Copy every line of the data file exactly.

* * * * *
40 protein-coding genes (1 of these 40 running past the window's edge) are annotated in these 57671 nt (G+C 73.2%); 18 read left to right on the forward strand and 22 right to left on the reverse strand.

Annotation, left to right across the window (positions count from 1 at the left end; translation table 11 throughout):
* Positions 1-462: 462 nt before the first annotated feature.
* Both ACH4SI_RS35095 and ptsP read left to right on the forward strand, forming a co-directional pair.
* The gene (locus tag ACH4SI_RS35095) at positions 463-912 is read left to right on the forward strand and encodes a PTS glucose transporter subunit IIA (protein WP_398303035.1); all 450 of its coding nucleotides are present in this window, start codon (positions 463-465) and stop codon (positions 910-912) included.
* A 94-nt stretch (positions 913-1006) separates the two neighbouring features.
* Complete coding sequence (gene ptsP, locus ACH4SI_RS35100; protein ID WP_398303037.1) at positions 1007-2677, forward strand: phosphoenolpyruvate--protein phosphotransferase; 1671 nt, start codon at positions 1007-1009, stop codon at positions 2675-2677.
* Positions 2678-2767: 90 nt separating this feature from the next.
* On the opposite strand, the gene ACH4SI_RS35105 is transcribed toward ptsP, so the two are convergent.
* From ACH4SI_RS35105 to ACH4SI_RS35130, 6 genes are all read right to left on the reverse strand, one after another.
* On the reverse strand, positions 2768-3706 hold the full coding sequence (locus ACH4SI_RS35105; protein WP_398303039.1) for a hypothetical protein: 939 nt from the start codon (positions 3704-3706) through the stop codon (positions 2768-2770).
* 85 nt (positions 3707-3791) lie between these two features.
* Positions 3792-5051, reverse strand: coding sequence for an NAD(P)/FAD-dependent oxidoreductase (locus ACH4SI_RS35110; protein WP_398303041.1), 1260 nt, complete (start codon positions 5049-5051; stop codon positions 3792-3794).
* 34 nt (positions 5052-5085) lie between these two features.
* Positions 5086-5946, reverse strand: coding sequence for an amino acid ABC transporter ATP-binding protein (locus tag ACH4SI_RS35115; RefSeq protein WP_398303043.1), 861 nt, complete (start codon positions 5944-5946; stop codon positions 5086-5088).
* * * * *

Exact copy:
40 protein-coding genes (1 of these 40 running past the window's edge) are annotated in these 57671 nt (G+C 73.2%); 18 read left to right on the forward strand and 22 right to left on the reverse strand.

Annotation, left to right across the window (positions count from 1 at the left end; translation table 11 throughout):
* Positions 1-462: 462 nt before the first annotated feature.
* Both ACH4SI_RS35095 and ptsP read left to right on the forward strand, forming a co-directional pair.
* The gene (locus tag ACH4SI_RS35095) at positions 463-912 is read left to right on the forward strand and encodes a PTS glucose transporter subunit IIA (protein WP_398303035.1); all 450 of its coding nucleotides are present in this window, start codon (positions 463-465) and stop codon (positions 910-912) included.
* A 94-nt stretch (positions 913-1006) separates the two neighbouring features.
* Complete coding sequence (gene ptsP, locus ACH4SI_RS35100; protein ID WP_398303037.1) at positions 1007-2677, forward strand: phosphoenolpyruvate--protein phosphotransferase; 1671 nt, start codon at positions 1007-1009, stop codon at positions 2675-2677.
* Positions 2678-2767: 90 nt separating this feature from the next.
* On the opposite strand, the gene ACH4SI_RS35105 is transcribed toward ptsP, so the two are convergent.
* From ACH4SI_RS35105 to ACH4SI_RS35130, 6 genes are all read right to left on the reverse strand, one after another.
* On the reverse strand, positions 2768-3706 hold the full coding sequence (locus ACH4SI_RS35105; protein WP_398303039.1) for a hypothetical protein: 939 nt from the start codon (positions 3704-3706) through the stop codon (positions 2768-2770).
* 85 nt (positions 3707-3791) lie between these two features.
* Positions 3792-5051, reverse strand: coding sequence for an NAD(P)/FAD-dependent oxidoreductase (locus ACH4SI_RS35110; protein WP_398303041.1), 1260 nt, complete (start codon positions 5049-5051; stop codon positions 3792-3794).
* 34 nt (positions 5052-5085) lie between these two features.
* Positions 5086-5946, reverse strand: coding sequence for an amino acid ABC transporter ATP-binding protein (locus tag ACH4SI_RS35115; RefSeq protein WP_398303043.1), 861 nt, complete (start codon positions 5944-5946; stop codon positions 5086-5088).